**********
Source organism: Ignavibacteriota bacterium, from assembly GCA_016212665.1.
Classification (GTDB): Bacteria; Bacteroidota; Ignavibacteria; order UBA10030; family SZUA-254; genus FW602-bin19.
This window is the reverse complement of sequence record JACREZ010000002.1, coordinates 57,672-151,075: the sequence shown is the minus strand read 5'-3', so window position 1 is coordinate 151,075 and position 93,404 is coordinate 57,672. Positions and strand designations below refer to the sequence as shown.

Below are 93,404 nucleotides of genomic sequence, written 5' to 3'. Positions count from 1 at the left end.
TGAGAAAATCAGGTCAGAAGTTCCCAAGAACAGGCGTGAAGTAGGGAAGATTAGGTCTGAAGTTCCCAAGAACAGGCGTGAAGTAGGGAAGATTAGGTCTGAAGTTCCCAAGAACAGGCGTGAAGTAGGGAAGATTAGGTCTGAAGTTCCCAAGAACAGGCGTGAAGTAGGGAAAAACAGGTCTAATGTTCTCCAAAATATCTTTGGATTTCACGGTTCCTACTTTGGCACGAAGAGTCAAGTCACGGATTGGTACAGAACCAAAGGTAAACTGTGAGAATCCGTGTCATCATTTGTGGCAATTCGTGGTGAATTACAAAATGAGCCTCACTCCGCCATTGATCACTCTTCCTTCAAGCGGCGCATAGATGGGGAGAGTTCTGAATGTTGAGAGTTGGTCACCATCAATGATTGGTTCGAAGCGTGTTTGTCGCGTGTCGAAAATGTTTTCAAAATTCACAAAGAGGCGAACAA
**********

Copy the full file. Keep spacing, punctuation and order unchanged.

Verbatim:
Source organism: Ignavibacteriota bacterium, from assembly GCA_016212665.1.
Classification (GTDB): Bacteria; Bacteroidota; Ignavibacteria; order UBA10030; family SZUA-254; genus FW602-bin19.
This window is the reverse complement of sequence record JACREZ010000002.1, coordinates 57,672-151,075: the sequence shown is the minus strand read 5'-3', so window position 1 is coordinate 151,075 and position 93,404 is coordinate 57,672. Positions and strand designations below refer to the sequence as shown.

Below are 93,404 nucleotides of genomic sequence, written 5' to 3'. Positions count from 1 at the left end.
TGAGAAAATCAGGTCAGAAGTTCCCAAGAACAGGCGTGAAGTAGGGAAGATTAGGTCTGAAGTTCCCAAGAACAGGCGTGAAGTAGGGAAGATTAGGTCTGAAGTTCCCAAGAACAGGCGTGAAGTAGGGAAGATTAGGTCTGAAGTTCCCAAGAACAGGCGTGAAGTAGGGAAAAACAGGTCTAATGTTCTCCAAAATATCTTTGGATTTCACGGTTCCTACTTTGGCACGAAGAGTCAAGTCACGGATTGGTACAGAACCAAAGGTAAACTGTGAGAATCCGTGTCATCATTTGTGGCAATTCGTGGTGAATTACAAAATGAGCCTCACTCCGCCATTGATCACTCTTCCTTCAAGCGGCGCATAGATGGGGAGAGTTCTGAATGTTGAGAGTTGGTCACCATCAATGATTGGTTCGAAGCGTGTTTGTCGCGTGTCGAAAATGTTTTCAAAATTCACAAAGAGGCGAACAA